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Florida State University

Memorial service honors Sen. Jim King

A memorial service for former Senate President Jim King, a Florida State alumnus and advocate, was held Tuesday at the James E. "Jim" King, Jr., Life Sciences Building on campus.

King, who died of pancreatic cancer on July 26 at age 69, was known for his loyalty to Florida State, where he earned bachelor's and master's degrees. The two-time College of Business graduate was known as one of the university's biggest boosters in the Legislature.

James E. King, Jr.

Florida State President T.K. Wetherell said, "Jim King was one of those special folks. Our world is better for his time here. There was never a more loyal Seminole. He supported just about everything Florida State-academics and athletics. He was a loyal, loyal person. "

FSU's Life Sciences building is named for King, who was instrumental in forging the university's partnership with the Mayo Clinic. The $55 million, 181,000-square-foot building was dedicated in September 2008.

The building brings diverse areas of biological science together under one roof to help drive and strengthen biology research.

At the time of the dedication, President T.K. Wetherell said, "Senator Jim King, a proud alumnus of this university, has been an enthusiastic and long-term supporter of Florida State who is dedicated to higher education and to advances in biomedical research, and it is therefore fitting that we are naming our wonderful new building in his honor."

Wetherell added, "In fact, Jim was instrumental in helping us to secure the funds for this essential facility. It stands today as a testament to his regard for FSU and his commitment to our students and faculty and the citizens of this state, all of whom will benefit from the enhanced opportunities here for top-notch science education and research."

King was a strong and effective advocate for the establishment of Florida State's College of Medicine, with its unique mission of preparing physicians to serve the medically underserved. His support was also key to retention of the National High Magnetic Field Laboratory on the Florida State campus. His backing was also vital to construction of the University Center.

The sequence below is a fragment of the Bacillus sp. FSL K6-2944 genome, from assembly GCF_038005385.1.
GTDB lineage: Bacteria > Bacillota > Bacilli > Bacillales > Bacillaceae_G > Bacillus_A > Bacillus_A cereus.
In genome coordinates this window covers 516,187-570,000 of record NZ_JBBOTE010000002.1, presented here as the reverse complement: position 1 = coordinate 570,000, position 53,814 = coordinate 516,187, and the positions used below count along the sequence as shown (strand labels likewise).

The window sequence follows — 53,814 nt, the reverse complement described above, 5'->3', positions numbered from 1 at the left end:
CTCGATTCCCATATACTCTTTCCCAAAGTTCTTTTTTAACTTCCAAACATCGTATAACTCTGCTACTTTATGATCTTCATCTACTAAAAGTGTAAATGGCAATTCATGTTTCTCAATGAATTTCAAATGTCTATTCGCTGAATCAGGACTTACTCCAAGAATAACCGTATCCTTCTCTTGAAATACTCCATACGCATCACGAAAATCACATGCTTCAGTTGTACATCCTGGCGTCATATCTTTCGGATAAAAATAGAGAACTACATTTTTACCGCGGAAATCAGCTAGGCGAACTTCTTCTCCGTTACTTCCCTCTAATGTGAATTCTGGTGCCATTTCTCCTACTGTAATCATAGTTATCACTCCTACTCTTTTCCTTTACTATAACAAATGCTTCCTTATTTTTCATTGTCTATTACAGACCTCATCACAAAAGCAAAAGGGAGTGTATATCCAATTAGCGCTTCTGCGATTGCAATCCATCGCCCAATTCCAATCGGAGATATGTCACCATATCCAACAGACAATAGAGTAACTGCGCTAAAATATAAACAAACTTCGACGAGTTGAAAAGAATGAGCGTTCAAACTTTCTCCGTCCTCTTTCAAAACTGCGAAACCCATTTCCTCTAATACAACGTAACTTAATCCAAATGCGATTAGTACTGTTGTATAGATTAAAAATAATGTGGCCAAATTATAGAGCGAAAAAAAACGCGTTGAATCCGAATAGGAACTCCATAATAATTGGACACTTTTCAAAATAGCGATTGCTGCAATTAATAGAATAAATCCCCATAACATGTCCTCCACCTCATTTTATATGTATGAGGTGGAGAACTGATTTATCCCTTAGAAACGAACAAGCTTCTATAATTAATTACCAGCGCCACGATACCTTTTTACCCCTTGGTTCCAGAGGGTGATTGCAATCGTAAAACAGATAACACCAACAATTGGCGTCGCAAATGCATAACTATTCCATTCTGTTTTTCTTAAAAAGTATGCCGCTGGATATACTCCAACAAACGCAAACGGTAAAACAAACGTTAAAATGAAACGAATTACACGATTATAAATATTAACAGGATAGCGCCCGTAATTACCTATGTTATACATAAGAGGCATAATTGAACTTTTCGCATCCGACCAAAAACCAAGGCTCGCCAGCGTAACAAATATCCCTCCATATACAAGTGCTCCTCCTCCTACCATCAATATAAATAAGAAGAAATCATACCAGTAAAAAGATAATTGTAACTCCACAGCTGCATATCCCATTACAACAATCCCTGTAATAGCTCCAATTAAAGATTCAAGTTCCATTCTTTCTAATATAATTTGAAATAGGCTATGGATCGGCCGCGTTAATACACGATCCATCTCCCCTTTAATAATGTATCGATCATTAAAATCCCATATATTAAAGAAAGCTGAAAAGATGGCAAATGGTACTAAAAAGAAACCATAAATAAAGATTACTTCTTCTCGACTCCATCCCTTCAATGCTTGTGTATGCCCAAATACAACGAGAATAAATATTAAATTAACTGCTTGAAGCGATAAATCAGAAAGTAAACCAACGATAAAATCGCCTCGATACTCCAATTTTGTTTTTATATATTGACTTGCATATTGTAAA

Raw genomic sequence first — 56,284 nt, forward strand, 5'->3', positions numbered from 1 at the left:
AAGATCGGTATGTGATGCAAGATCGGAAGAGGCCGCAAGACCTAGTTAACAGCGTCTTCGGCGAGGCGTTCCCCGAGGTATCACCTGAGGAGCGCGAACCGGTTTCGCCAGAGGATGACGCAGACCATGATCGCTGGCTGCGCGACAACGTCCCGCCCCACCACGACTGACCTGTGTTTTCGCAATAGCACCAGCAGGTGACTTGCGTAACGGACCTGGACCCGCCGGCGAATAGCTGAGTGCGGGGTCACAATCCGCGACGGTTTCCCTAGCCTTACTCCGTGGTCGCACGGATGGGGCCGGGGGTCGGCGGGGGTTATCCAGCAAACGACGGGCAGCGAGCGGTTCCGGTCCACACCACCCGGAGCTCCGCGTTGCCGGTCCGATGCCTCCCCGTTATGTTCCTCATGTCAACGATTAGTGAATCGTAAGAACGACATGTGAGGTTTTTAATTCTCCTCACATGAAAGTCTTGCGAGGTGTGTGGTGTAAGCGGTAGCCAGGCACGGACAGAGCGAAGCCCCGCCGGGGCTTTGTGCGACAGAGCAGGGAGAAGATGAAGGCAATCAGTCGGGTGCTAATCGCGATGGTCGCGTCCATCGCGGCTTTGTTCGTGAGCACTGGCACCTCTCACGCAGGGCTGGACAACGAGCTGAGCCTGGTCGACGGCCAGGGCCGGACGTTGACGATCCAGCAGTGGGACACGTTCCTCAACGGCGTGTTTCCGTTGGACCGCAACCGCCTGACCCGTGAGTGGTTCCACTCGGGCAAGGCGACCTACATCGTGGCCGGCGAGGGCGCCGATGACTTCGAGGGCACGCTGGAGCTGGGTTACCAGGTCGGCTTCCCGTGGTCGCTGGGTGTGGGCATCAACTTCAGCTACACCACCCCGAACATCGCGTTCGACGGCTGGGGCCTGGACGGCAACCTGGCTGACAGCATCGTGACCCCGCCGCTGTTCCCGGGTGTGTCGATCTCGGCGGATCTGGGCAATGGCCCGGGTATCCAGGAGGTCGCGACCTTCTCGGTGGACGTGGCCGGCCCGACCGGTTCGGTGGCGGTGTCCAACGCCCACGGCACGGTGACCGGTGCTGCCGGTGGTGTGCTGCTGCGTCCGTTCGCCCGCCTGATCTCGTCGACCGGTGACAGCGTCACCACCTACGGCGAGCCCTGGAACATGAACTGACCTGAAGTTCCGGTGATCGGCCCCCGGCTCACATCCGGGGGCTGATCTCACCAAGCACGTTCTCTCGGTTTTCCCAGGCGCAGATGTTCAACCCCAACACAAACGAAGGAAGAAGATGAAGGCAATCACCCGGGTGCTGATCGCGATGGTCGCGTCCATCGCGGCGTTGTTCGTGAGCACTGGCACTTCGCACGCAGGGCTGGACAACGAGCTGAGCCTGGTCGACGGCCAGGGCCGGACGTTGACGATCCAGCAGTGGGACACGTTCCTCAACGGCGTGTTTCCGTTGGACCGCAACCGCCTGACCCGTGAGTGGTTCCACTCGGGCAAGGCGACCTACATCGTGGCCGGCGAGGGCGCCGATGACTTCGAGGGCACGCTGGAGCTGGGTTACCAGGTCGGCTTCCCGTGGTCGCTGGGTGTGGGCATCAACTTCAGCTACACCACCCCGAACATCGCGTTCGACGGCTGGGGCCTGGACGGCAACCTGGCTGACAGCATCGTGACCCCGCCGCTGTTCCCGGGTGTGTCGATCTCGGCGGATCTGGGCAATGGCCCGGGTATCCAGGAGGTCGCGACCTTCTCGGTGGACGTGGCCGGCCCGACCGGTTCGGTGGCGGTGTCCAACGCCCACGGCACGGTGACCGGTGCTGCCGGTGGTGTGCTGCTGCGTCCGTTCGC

Jim Smith, chairman of Florida State's Board of Trustees, said, "Jim King has attributed much of his own success to this institution, and in return he has helped FSU succeed in positive, practical ways that will indeed pay quality-of-life dividends far beyond Tallahassee."

"He put a lot of energy into making sure Florida State would stay competitive with other universities around the state, as well as with others around the country," said another Florida State alumnus, Sen. Al Lawson.

The Florida State Boosters honored him with the 2003 Moore-Stone Award, citing his role in creation and support of the university's booster clubs and noting, "Through all his success in his business, the House of Representatives and the Senate, Jim is best known to all of us as a brilliant visionary who built the Jacksonville Booster Club into a prototype for all clubs to follow."

According to the award citation, "Jim has been a larger than life motivator who has called into the Seminole Booster Leadership Conferences for his inspirational speeches. His love for Florida State athletics is still evident in his contagious and spirited personality."

King served the university in many ways, and scholarships in his name are awarded to students in the College of Business and College of Medicine.

In addition to an exhibit case containing a bust of King and other memorabilia, a plaque in his honor will be displayed at the King Building. It reads:

"Voice of the Florida Senate, Giant of State Government, Friend of Florida State Forever."


Photo: Ryals Lee / FSU Photo Lab


"He put a lot of energy into making sure Florida State would stay competitive with other universities around the state, as well as with others around the country."

Sen. Al Lawson